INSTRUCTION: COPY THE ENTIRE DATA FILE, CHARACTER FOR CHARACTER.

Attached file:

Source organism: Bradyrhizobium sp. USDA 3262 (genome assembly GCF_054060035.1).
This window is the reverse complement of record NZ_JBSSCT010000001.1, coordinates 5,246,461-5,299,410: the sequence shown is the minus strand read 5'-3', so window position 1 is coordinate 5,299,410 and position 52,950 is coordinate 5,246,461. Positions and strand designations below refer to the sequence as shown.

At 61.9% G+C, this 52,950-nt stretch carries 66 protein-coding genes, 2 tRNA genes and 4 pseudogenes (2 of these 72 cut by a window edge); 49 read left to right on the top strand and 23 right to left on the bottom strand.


Source organism: Bradyrhizobium sp. USDA 3262 (genome assembly GCF_054060035.1).
This window is the reverse complement of record NZ_JBSSCT010000001.1, coordinates 5,246,461-5,299,410: the sequence shown is the minus strand read 5'-3', so window position 1 is coordinate 5,299,410 and position 52,950 is coordinate 5,246,461. Positions and strand designations below refer to the sequence as shown.

At 61.9% G+C, this 52,950-nt stretch carries 66 protein-coding genes, 2 tRNA genes and 4 pseudogenes (2 of these 72 cut by a window edge); 49 read left to right on the top strand and 23 right to left on the bottom strand.